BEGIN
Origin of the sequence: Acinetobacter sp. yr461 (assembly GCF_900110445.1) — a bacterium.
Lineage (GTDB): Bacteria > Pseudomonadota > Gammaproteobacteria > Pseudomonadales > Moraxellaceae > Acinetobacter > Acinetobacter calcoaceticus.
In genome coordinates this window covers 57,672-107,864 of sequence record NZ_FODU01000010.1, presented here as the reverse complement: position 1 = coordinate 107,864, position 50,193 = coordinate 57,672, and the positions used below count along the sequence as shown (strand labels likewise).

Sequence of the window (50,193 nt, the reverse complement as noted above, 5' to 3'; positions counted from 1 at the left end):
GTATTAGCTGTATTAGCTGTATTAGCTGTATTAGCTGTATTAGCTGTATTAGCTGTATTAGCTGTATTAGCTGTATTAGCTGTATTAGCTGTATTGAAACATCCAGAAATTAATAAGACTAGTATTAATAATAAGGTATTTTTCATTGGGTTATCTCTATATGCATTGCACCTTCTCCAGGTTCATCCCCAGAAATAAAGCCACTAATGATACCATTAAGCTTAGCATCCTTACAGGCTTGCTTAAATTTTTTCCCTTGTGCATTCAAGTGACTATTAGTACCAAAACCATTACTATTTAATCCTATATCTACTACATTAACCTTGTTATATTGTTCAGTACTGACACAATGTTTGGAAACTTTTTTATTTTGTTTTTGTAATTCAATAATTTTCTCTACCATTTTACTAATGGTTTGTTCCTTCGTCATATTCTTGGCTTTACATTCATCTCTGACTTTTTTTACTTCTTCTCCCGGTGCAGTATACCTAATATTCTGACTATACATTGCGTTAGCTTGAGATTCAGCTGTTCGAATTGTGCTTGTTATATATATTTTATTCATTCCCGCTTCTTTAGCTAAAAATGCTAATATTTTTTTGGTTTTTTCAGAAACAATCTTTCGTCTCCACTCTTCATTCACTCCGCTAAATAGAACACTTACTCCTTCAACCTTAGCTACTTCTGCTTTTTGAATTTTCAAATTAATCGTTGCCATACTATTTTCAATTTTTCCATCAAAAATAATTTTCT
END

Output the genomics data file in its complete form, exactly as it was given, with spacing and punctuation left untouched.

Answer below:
Origin of the sequence: Acinetobacter sp. yr461 (assembly GCF_900110445.1) — a bacterium.
Lineage (GTDB): Bacteria > Pseudomonadota > Gammaproteobacteria > Pseudomonadales > Moraxellaceae > Acinetobacter > Acinetobacter calcoaceticus.
In genome coordinates this window covers 57,672-107,864 of sequence record NZ_FODU01000010.1, presented here as the reverse complement: position 1 = coordinate 107,864, position 50,193 = coordinate 57,672, and the positions used below count along the sequence as shown (strand labels likewise).

Sequence of the window (50,193 nt, the reverse complement as noted above, 5' to 3'; positions counted from 1 at the left end):
GTATTAGCTGTATTAGCTGTATTAGCTGTATTAGCTGTATTAGCTGTATTAGCTGTATTAGCTGTATTAGCTGTATTAGCTGTATTAGCTGTATTGAAACATCCAGAAATTAATAAGACTAGTATTAATAATAAGGTATTTTTCATTGGGTTATCTCTATATGCATTGCACCTTCTCCAGGTTCATCCCCAGAAATAAAGCCACTAATGATACCATTAAGCTTAGCATCCTTACAGGCTTGCTTAAATTTTTTCCCTTGTGCATTCAAGTGACTATTAGTACCAAAACCATTACTATTTAATCCTATATCTACTACATTAACCTTGTTATATTGTTCAGTACTGACACAATGTTTGGAAACTTTTTTATTTTGTTTTTGTAATTCAATAATTTTCTCTACCATTTTACTAATGGTTTGTTCCTTCGTCATATTCTTGGCTTTACATTCATCTCTGACTTTTTTTACTTCTTCTCCCGGTGCAGTATACCTAATATTCTGACTATACATTGCGTTAGCTTGAGATTCAGCTGTTCGAATTGTGCTTGTTATATATATTTTATTCATTCCCGCTTCTTTAGCTAAAAATGCTAATATTTTTTTGGTTTTTTCAGAAACAATCTTTCGTCTCCACTCTTCATTCACTCCGCTAAATAGAACACTTACTCCTTCAACCTTAGCTACTTCTGCTTTTTGAATTTTCAAATTAATCGTTGCCATACTATTTTCAATTTTTCCATCAAAAATAATTTTCT